WARNING: not everything you will find on the Internet is correct. Be wary of what you read. The more recent the information the better chance that it is going to be correct.

If you know what timeframe/geographic area you are interested in try to find a webpage for a Living History/ Re-enactment group that covers it. They will usually have guidelines and/or picture galleries on their sites.

2. Make sure the pattern is correct

This flows out of doing research. Nothing looks worse than an outfit that is put together incorrectly. Make sure the seams are in the right place, the waist is at the appropriate level, the sleeves aren’t too long/short, etc. There are some great books and suppliers of patterns out there.

For my first outfit I had cut the sleeves too short and wore the belted plaid too high. I looked like I had borrowed my little sister’s school uniform.

3. Make the natural selection

This should go without saying but avoid synthetic materials at all costs! Cotton is good. Linen and wool are better. Whichever group you are joining might also have restrictions/minimum standards on what you can make your outfit from.


Unless you are an experienced seamstress/tailor you should try to keep your first outfit simple. Don’t try to recreate Lord Muckitymuck’s Accension Day outfit on your first attempt. Keeping it simple also has the added benefit of keeping the costs down as well.

Keeping it simple will also save you from ruining that nice new Renaissance or Elizabethan outfit with meters of nasty, cheap, metallic trim.

5. Put your best foot forward

I know I’m probably channelling SJP here but nothing ruins an outfit faster than the wrong pair of shoes. Please no sneakers. This may cost you a bit more money but it will be worth it. The Internet has plenty of sites where you can get decent reproductions or where you can find instructions on how to convert modern shoes into passable pair of historic looking ones.

6. Cover up

People don’t wear enough hats. For most of history men and women covered their heads and you should too.

This is just some of the advice I wished I had been given before my first foray into historic costuming. Do you have a favourite piece of advice for new costumers? Maybe a picture or description of your first attempt? If you do please leave a comment below.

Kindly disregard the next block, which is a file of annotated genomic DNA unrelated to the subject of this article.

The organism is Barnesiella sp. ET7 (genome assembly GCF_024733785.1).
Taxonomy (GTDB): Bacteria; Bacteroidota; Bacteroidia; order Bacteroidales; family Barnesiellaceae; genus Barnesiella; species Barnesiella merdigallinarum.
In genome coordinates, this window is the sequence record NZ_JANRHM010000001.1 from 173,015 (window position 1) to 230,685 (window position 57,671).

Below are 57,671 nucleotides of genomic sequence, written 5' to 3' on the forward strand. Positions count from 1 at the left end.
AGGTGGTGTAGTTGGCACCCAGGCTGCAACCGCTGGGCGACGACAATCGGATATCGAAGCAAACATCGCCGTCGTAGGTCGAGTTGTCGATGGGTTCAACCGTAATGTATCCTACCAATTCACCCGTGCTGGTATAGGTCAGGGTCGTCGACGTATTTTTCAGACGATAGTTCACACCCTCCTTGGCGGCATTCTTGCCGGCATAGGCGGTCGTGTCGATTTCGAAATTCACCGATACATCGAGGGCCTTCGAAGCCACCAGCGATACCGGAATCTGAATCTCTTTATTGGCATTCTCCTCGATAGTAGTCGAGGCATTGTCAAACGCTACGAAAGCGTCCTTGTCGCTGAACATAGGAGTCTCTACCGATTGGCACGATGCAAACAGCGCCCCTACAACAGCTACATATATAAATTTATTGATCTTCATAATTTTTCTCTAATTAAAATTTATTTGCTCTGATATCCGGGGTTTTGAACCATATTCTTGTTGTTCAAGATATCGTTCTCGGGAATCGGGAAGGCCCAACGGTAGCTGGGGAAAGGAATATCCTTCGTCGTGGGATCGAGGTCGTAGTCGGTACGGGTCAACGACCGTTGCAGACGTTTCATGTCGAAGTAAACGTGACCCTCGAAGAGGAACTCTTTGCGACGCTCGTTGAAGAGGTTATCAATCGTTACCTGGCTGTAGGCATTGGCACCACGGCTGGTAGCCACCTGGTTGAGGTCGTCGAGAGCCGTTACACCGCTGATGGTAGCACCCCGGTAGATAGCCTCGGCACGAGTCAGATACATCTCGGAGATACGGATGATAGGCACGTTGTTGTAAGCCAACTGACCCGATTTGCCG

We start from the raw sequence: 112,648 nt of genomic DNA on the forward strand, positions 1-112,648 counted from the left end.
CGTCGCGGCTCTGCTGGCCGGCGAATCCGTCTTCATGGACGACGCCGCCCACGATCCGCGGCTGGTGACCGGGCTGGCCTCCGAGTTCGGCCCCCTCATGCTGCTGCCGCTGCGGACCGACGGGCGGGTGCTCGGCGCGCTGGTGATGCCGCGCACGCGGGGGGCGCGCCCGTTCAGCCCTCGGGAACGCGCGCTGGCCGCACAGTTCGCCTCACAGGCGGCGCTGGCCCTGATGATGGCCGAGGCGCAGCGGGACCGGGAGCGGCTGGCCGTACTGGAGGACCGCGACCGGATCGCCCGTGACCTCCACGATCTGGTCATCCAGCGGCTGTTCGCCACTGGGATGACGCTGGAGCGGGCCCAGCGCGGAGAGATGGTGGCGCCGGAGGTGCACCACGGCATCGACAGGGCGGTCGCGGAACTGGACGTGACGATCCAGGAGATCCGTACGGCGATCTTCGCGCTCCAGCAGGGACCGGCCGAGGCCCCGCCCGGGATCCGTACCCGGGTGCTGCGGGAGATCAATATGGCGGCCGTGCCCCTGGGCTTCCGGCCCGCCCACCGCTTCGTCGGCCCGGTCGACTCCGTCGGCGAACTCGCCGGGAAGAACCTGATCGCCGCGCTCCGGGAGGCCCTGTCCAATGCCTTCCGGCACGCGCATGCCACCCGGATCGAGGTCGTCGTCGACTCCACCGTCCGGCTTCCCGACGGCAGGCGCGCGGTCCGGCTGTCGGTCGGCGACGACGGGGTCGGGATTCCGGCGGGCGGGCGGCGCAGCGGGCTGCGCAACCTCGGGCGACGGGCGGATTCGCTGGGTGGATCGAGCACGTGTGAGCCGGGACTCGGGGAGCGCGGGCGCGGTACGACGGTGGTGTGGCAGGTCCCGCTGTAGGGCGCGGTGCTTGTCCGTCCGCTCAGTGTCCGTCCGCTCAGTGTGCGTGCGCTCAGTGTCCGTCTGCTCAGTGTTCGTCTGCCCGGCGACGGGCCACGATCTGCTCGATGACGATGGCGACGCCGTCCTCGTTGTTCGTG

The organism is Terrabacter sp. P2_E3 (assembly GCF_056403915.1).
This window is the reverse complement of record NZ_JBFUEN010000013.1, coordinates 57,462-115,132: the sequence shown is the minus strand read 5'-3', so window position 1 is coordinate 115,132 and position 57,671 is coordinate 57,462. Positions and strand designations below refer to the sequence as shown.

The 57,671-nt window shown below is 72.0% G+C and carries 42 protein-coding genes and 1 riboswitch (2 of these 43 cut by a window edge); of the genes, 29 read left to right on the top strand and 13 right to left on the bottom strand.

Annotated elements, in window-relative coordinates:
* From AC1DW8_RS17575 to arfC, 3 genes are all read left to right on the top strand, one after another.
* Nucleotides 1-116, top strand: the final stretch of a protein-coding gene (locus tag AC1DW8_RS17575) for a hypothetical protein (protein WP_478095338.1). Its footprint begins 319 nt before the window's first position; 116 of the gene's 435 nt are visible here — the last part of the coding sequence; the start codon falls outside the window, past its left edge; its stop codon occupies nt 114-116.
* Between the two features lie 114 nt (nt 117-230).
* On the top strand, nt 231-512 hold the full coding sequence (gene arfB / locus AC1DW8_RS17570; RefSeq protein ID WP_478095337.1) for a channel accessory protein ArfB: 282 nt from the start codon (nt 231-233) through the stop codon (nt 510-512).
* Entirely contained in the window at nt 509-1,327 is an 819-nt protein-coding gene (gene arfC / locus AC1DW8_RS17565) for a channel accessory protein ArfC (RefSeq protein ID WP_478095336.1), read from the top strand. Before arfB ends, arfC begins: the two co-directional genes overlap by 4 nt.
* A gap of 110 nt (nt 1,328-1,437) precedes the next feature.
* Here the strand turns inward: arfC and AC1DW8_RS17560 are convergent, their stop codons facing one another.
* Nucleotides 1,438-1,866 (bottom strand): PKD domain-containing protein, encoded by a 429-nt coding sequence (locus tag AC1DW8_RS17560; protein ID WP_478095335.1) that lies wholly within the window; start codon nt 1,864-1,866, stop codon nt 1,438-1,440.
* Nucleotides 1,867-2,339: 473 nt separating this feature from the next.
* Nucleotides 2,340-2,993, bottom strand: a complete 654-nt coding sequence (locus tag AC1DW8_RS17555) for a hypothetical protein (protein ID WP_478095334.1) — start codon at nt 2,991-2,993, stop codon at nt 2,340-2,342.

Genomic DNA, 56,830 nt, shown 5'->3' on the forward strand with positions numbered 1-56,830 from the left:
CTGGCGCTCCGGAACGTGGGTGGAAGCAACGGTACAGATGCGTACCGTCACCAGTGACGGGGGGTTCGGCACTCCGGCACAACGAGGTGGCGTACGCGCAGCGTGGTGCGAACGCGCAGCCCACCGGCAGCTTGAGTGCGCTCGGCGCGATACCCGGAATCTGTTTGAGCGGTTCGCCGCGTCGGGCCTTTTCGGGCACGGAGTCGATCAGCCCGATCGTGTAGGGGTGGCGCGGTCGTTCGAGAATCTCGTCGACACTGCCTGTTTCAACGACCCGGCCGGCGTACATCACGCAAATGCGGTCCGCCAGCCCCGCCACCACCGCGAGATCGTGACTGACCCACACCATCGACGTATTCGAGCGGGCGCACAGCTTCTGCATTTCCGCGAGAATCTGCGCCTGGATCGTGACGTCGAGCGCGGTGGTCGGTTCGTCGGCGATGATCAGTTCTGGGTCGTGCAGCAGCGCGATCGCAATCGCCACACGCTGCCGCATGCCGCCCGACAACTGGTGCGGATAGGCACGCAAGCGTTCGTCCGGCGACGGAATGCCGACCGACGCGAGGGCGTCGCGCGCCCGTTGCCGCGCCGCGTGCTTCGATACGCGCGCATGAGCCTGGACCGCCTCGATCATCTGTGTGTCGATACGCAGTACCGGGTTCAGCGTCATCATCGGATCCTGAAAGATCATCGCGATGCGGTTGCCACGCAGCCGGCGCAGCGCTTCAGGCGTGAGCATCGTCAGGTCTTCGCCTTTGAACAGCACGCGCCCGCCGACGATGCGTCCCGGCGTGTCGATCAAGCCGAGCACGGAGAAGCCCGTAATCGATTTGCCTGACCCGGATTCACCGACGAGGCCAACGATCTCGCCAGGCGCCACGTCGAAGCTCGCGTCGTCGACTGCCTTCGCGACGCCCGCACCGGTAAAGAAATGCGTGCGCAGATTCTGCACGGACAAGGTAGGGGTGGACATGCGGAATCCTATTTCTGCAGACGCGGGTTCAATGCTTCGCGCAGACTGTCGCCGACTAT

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My First Love?

I have had a lifelong love of history although I didn’t know it myself. Looking back on some of the many family/school trips in my life, my favourite moments have all involved immersing myself in the past.

The best part of my Grade 8 trip to New Brunswick? It was the Carleton Martello Tower.

You would think that West Edmonton Mall would have been a highlight for me but instead Fort Edmonton got me all excited.

It didn’t get any better as I grew older.

While studying English Literature and History at university I became involved in the university’s Medieval Club which introduced me to Living History as a hobby. A hobby that I have enjoyed now for 15+ years.

I am often surprised at how history affects our lives in subtle ways. This is one of my motivations for starting TheHistoryphile.

I’m also an avowed research junkie. I really love to look things up. Something will pique my interest and I just have to find out more about it. My bookshelves at home can testify to this. This blog is somewhere to put my research so that I can share my addiction with others; others whom I hope will appreciate my efforts.

What are some of your experiences with the past? Leave a comment below and we can commiserate.

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Come sail away!

Welcome to my mad adventures through history. It may be a bit of a bumpy ride but it will definitely be worth it.

I’ll be using this blog as a repository for:

  • interesting historic facts as I come across them;
  • the research for projects I’ll be working on or wished I could work on;
  • any ramblings that I may have about how history affetcs our lives even though we may not be aware of it.

I’ll be posting at least a couple of times a week so came back often or you could just use the handy subscription button to the right to receive notifications of new posts.

You could also follow me on Twitter @TheHistoryphile.

So sit down, buckle yourself in and get ready for the adventure!